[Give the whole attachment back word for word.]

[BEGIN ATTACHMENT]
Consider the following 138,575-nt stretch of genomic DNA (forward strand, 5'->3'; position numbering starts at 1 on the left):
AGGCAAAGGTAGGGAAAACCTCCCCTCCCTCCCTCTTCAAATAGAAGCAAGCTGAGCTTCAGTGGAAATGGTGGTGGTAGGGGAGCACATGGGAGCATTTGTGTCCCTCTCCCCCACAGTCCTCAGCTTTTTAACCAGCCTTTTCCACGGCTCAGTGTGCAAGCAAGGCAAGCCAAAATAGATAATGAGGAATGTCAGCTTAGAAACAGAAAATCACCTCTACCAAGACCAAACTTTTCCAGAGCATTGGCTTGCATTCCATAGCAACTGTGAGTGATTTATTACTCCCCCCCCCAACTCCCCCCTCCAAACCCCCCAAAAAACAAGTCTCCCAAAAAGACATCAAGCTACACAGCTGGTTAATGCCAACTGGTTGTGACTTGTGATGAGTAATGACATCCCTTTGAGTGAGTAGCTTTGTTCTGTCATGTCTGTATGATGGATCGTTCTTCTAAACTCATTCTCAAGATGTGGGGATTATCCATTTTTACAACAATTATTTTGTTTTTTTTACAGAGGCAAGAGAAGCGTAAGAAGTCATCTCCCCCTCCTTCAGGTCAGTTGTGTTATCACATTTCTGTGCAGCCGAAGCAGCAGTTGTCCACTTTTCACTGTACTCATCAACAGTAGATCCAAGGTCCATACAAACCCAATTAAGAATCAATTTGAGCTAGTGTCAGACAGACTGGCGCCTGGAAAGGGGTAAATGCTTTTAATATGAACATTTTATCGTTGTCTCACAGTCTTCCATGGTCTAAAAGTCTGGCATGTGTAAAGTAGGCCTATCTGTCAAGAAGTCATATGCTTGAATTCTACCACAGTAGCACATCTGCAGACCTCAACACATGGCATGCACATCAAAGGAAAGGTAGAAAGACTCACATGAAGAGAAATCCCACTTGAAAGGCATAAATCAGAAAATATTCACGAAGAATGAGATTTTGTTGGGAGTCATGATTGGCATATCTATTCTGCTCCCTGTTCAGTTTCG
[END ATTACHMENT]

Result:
Consider the following 138,575-nt stretch of genomic DNA (forward strand, 5'->3'; position numbering starts at 1 on the left):
AGGCAAAGGTAGGGAAAACCTCCCCTCCCTCCCTCTTCAAATAGAAGCAAGCTGAGCTTCAGTGGAAATGGTGGTGGTAGGGGAGCACATGGGAGCATTTGTGTCCCTCTCCCCCACAGTCCTCAGCTTTTTAACCAGCCTTTTCCACGGCTCAGTGTGCAAGCAAGGCAAGCCAAAATAGATAATGAGGAATGTCAGCTTAGAAACAGAAAATCACCTCTACCAAGACCAAACTTTTCCAGAGCATTGGCTTGCATTCCATAGCAACTGTGAGTGATTTATTACTCCCCCCCCCAACTCCCCCCTCCAAACCCCCCAAAAAACAAGTCTCCCAAAAAGACATCAAGCTACACAGCTGGTTAATGCCAACTGGTTGTGACTTGTGATGAGTAATGACATCCCTTTGAGTGAGTAGCTTTGTTCTGTCATGTCTGTATGATGGATCGTTCTTCTAAACTCATTCTCAAGATGTGGGGATTATCCATTTTTACAACAATTATTTTGTTTTTTTTACAGAGGCAAGAGAAGCGTAAGAAGTCATCTCCCCCTCCTTCAGGTCAGTTGTGTTATCACATTTCTGTGCAGCCGAAGCAGCAGTTGTCCACTTTTCACTGTACTCATCAACAGTAGATCCAAGGTCCATACAAACCCAATTAAGAATCAATTTGAGCTAGTGTCAGACAGACTGGCGCCTGGAAAGGGGTAAATGCTTTTAATATGAACATTTTATCGTTGTCTCACAGTCTTCCATGGTCTAAAAGTCTGGCATGTGTAAAGTAGGCCTATCTGTCAAGAAGTCATATGCTTGAATTCTACCACAGTAGCACATCTGCAGACCTCAACACATGGCATGCACATCAAAGGAAAGGTAGAAAGACTCACATGAAGAGAAATCCCACTTGAAAGGCATAAATCAGAAAATATTCACGAAGAATGAGATTTTGTTGGGAGTCATGATTGGCATATCTATTCTGCTCCCTGTTCAGTTTCG